During a civilized Sunday out in Eyam the decision was made to come back home via Chesterfield, namely Spital Cemetery. Spital Cemetery was something that had occupied our minds for a number of months, and for good reason. The old Church within the Cemetery grounds is for sale, and we have long dreamed of living in a Church, restoring it to its former glory, saving the building and worshipping its beauty. But due to timing, finances etc, my partner and I had agreed that a visit would be a bad idea and risk us falling in love with the place. Yet against out better judgement we found ourselves rolling through the gates in my Morris Minor and parking at the bottom of an embankment peppered with graves.
First impressions were of a sprawling hillside with two quite distinct personalities. To the right is a neat, compact modern style cemetery, with tidy rows of small grave stones, all relatively new and shiny, adorned with flowers, ornaments and the like. To the left however, upon the rising hill towering lofty trees and a ragged meadow of grass stretch out across the bank, with graves and monuments protruding forth every now and then, some temptingly hidden from view by the rippling hillside. The left had a far wilder, more ancient temptation, and its winding paths create a certain intrigue to dig a little deeper. So I did ...
Picking my way up the hillside, I realised all manner of wild flowers, trees and wildlife have almost claimed the cemetery for their own, with Ivy slowly eating gravestones with its grip of greenery, tree roots erupting mercilessly through stone and a carpet of pine needles and autumn leaves lingering on to join those below. The afternoon sunshine filtered through the trees in mottled drabs, falling on graves and wildflowers, then proceeding to dance with the wind. It quickly became apparent what a tranquil, idyllic space the Cemetery is, with the dead silent as ever in their eternal rest.
At the crown of the hill, surrounded by a whole host of graves was the Church. At first it emerged between the trees, peaking out in faint glimpses, until it rose proud and bold in a clearing. Its Gothic Revival style is my preferred architectural aesthetic for Churches, and I was hugely impressed by the grotesques adorning its humble facade. Carved stone faces peered for from the edges of windowsills, each one entirely unique, and Medieval inspired monsters loomed in guttering, jutting out harsh against the sky. The roof would once have been a work of art with its pattern of fishscale tiles, but many years have passed and patching up and essential repairs to save the building from decay have given it a quilt like quality still hinting at its former glory. The Church was certainly larger than photos had me believe, and its exquisite details and honest personality make it a charming little gem.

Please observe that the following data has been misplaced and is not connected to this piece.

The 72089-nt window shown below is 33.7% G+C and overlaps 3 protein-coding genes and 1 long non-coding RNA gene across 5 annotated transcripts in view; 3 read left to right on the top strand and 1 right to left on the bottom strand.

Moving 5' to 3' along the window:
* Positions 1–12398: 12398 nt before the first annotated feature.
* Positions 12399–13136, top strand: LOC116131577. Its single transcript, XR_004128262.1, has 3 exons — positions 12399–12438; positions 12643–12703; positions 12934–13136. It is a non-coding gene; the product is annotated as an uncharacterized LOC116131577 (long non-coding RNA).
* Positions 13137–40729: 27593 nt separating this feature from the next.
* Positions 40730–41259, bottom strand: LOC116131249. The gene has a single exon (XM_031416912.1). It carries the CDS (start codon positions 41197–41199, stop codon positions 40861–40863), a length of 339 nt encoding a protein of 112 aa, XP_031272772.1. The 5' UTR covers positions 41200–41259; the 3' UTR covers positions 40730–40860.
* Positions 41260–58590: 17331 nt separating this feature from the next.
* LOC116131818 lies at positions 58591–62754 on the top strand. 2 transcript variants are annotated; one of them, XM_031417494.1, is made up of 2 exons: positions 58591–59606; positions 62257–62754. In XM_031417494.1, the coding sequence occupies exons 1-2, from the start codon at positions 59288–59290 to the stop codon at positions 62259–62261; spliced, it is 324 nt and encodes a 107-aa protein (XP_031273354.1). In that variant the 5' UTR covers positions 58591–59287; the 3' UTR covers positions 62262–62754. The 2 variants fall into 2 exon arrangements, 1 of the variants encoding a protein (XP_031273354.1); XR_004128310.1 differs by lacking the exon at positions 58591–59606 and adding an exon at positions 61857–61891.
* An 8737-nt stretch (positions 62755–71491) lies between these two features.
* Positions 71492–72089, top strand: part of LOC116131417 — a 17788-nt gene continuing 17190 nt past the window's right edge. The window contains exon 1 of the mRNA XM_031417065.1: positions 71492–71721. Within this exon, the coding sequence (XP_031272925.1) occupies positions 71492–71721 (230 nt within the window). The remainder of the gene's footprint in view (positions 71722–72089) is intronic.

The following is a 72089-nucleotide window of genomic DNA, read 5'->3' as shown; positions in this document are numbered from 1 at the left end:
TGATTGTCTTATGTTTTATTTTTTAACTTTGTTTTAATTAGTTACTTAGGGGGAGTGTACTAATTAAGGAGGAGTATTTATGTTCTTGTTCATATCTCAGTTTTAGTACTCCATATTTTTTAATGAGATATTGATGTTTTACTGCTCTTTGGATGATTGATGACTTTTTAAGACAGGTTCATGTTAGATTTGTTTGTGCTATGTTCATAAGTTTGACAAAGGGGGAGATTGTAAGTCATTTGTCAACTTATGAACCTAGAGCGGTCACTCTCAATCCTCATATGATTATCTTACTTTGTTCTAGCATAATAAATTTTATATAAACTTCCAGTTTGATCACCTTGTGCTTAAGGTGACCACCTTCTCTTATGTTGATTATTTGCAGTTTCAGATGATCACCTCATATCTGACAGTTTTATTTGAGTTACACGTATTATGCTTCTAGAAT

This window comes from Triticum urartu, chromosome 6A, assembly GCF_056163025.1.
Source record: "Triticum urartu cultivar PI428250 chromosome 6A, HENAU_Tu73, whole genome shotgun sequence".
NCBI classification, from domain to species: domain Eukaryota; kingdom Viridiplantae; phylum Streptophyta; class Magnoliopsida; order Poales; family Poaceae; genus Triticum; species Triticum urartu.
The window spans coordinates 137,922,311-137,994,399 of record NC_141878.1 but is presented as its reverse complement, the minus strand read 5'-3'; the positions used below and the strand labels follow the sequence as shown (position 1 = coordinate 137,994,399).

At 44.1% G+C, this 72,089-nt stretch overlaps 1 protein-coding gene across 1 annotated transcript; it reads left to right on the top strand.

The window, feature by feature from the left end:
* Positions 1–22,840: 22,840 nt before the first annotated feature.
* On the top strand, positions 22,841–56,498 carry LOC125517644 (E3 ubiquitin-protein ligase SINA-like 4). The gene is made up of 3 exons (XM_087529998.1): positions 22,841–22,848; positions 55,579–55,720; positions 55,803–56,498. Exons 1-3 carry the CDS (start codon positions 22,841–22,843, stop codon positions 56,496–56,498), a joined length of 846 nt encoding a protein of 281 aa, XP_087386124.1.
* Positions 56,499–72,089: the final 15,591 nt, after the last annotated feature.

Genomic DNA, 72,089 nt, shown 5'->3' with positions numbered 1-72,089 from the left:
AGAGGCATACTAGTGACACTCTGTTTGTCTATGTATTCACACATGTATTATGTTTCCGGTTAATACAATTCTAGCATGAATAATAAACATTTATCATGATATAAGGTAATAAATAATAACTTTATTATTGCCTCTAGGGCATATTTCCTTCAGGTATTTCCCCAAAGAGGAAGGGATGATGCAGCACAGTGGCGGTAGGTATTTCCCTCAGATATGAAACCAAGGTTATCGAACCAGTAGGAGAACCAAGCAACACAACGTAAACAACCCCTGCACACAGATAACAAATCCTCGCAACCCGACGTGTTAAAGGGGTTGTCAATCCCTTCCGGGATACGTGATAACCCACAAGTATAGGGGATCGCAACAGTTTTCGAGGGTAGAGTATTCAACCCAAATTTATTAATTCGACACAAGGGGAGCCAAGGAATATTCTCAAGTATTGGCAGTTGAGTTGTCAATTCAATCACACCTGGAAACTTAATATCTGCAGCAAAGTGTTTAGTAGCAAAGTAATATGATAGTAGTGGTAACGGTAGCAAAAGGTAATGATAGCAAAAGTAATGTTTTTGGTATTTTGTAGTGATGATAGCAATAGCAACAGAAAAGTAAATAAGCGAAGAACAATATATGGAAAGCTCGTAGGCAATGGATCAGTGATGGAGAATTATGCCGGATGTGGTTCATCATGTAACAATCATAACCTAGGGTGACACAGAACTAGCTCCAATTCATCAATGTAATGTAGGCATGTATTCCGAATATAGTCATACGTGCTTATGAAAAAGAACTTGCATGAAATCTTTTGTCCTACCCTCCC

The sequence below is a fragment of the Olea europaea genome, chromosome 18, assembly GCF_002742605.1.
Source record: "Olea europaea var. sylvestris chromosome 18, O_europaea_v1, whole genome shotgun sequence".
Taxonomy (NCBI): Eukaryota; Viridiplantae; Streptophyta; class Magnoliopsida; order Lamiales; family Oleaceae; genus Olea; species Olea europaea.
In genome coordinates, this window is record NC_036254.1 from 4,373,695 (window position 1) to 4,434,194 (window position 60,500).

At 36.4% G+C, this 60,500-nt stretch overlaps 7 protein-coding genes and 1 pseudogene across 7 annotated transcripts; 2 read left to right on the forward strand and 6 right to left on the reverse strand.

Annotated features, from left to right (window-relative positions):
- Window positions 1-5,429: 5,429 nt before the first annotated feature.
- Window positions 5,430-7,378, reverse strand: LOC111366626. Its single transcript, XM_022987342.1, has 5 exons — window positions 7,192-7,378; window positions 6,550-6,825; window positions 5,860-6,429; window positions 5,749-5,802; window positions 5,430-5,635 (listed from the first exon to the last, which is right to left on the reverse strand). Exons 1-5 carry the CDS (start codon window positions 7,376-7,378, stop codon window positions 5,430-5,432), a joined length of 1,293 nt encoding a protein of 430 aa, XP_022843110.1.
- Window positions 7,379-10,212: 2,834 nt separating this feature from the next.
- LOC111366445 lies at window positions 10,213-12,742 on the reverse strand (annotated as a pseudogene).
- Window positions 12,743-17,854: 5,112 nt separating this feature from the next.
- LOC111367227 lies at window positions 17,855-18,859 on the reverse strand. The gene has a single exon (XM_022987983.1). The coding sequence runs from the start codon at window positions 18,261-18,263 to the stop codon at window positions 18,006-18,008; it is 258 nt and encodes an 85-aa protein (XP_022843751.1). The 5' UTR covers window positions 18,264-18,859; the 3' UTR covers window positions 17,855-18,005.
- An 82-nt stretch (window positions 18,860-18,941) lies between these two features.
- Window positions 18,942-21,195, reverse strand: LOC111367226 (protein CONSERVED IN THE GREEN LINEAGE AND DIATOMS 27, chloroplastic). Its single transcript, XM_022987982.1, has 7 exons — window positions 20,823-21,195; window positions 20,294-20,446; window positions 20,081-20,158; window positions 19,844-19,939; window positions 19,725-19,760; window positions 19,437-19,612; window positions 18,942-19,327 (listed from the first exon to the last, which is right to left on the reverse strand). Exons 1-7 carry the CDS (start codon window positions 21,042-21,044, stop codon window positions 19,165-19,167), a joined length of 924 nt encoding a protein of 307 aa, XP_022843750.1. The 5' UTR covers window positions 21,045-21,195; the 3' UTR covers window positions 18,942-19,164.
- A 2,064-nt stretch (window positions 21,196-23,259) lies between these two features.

Many of the monuments and graces close to the Church were large and must have been a grand sight to behold at one time, their slow decay and faded magnificence has a kind of romantic charm which reminded me of Highgate Cemetery, having a similar mixture of wildness and faded beauty.
Spital Cemetery's similarities with Highgate are no mere coincidence. Many Victorian cemeteries like this were most probably modelled on Highgate and the Magnificent Seven (which in turn was modeled on Pere Lachaise) and the concept of a picturesque cemetery. From 1852 onwards many Burial Acts were passed reforming the rites and laws of death in Victorian Britain. Severe overcrowding in inner city Churchyards was causing a public health hazard, and two cholera epedemics and tens of thousands of deaths had bought burial and safe internment of remains to the forefront of public concern. In 1857, the same year Spttal Cemetery opened, a national system of public cemeteries was established and Burial Boards were formed to manage and maintain the new Cemeteries. Cemeteries became a planned park-like space, where you could mourn, be remembered and set your place in history for eternity.
Spital Cemetery is a truly beautiful, special slice of Victorian Cemetery, and I envy, and commend the lucky soul who may one day get to save Spital Church and call its rolling hill home.